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photo by Linfeng Li photography

Rim Jarbouai is a mixed media artist from France who graduated from University of the Arts London and Duperré school of Art in Paris.

Her art career began with a series of large scale textile artworks commissioned by Starbucks Reserve in China, combining techniques she gathered during her 18 years as a fashion and textile designer.


Her current body of work focuses on watercolor and black ink drawings on paper

to reference and deconstruct urban and natural landscape elements, with forms and patterns derived from her observation of her environment.


Her work is influenced by the graphic stylization of East Asian and North African decorative arts, as well as European botanical drawings.

She has exhibited at the Museum of Traditional Fine Arts and at Xintiandi Plaza in Shanghai, China.


Rim is currently a traveling artist. She is also the host of The Empowered Sensitive and Creative Podcast and the founder of The Empowered Sensitive and Creative Retreats.

I have always been captivated by decorative arts from different cultures, a fascination that continues on in my work.
This interest in this cultural heritage started as a way for me to reflect on my multicultural upbringing across the globe, but it eventually expanded to the exploration of the overarching concept of “diversity” and what it signifies to me now.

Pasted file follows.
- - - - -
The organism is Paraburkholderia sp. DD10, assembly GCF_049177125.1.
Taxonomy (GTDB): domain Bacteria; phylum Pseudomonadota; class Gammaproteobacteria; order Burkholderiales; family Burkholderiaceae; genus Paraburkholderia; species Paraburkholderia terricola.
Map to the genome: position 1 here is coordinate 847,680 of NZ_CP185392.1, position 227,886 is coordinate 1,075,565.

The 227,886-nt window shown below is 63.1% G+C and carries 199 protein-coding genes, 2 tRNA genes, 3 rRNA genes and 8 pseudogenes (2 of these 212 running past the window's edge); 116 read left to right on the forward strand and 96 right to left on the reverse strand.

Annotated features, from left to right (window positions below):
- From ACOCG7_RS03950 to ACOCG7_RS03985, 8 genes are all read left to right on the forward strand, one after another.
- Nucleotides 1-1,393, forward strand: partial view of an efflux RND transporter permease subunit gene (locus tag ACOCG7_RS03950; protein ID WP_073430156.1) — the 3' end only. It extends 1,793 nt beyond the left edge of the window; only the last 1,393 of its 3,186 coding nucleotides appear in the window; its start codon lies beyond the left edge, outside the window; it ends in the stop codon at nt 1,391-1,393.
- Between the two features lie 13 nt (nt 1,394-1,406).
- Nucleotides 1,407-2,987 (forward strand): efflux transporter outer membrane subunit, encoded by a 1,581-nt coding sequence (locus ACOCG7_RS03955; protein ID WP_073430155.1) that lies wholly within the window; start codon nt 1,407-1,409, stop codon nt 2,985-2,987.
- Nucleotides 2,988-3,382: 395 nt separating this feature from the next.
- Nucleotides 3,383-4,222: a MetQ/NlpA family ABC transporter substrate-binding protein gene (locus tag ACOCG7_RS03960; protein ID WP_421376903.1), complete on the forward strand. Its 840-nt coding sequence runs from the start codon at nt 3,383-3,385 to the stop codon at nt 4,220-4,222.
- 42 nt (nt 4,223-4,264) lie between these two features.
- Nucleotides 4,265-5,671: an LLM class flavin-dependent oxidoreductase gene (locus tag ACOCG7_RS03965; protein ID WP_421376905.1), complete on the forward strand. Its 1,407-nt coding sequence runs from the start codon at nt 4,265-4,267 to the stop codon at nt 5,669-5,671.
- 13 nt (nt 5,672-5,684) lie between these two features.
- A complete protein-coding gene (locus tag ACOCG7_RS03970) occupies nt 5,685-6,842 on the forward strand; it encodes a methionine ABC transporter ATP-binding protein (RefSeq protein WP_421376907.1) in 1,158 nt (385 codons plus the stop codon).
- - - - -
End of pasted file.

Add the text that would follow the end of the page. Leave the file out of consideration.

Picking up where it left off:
As a bicultural human, who has lived in three continents, the question of contrasts and multiplicity profoundly affected me, guiding me to create drawings that invite us to explore imaginary landscapes, orchestrating a multitude of black graphic pattern-like detailing on backdrops of colorful abstractions.

Through rhythmical repetition of patterns in movement, I playfully create harmony from chaos.


I look into our planet and human nature with reverence, awe and an insatiable curiosity. Through my work, I also explore the interconnection between the wisdom of nature and the wisdom of our emotions. Both very diverse.

Thus, these dream-like and mysterious landscapes become the topography of our inner world, flowing on paper.

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